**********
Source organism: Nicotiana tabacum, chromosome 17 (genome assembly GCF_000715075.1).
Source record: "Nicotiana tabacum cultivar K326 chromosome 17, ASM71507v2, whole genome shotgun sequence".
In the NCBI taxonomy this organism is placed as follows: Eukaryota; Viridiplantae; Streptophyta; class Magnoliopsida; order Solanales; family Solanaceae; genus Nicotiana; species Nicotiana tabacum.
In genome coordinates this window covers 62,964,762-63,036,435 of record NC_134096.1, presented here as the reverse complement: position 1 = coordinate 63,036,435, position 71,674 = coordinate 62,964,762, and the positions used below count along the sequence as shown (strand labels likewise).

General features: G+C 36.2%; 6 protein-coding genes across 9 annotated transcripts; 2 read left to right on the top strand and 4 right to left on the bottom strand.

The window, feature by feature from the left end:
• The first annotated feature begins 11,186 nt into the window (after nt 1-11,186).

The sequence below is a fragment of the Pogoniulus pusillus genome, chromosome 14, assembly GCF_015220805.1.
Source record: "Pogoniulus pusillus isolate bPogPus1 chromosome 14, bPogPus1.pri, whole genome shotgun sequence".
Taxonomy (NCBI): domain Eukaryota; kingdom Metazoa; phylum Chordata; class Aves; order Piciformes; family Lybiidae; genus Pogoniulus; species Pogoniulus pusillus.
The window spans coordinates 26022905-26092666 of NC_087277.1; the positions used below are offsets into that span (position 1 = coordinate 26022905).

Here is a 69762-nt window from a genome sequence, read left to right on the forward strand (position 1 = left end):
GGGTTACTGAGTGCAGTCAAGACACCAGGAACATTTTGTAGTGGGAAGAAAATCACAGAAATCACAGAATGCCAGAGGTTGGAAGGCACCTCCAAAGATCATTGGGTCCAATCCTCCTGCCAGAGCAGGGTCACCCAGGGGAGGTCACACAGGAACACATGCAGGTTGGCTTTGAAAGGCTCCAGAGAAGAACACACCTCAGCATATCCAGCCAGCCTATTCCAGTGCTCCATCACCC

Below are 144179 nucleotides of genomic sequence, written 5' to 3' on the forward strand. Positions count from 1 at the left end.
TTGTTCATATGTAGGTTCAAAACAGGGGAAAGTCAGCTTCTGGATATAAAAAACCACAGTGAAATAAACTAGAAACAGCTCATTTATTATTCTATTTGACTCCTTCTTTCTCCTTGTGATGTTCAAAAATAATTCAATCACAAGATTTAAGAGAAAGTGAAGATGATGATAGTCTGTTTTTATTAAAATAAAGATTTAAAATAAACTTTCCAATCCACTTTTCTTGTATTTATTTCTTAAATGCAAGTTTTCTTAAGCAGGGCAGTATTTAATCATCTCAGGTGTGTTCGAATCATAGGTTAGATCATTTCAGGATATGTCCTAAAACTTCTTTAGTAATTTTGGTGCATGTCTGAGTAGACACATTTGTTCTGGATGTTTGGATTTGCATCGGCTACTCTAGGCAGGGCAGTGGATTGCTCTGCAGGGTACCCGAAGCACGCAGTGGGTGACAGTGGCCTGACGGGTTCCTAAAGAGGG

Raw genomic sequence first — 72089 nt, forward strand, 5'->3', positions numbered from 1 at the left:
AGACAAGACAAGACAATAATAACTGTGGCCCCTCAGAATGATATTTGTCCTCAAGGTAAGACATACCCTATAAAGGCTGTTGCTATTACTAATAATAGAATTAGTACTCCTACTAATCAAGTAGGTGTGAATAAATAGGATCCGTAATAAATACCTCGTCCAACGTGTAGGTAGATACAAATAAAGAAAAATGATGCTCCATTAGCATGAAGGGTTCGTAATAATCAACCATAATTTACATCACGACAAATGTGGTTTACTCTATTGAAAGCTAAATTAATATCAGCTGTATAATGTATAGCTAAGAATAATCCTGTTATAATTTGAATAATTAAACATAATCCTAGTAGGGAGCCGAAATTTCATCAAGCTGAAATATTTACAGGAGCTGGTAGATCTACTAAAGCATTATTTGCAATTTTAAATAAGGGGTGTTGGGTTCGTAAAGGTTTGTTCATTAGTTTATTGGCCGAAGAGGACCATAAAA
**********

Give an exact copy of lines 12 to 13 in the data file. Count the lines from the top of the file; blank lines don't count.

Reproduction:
Here is a 69762-nt window from a genome sequence, read left to right on the forward strand (position 1 = left end):
GGGTTACTGAGTGCAGTCAAGACACCAGGAACATTTTGTAGTGGGAAGAAAATCACAGAAATCACAGAATGCCAGAGGTTGGAAGGCACCTCCAAAGATCATTGGGTCCAATCCTCCTGCCAGAGCAGGGTCACCCAGGGGAGGTCACACAGGAACACATGCAGGTTGGCTTTGAAAGGCTCCAGAGAAGAACACACCTCAGCATATCCAGCCAGCCTATTCCAGTGCTCCATCACCC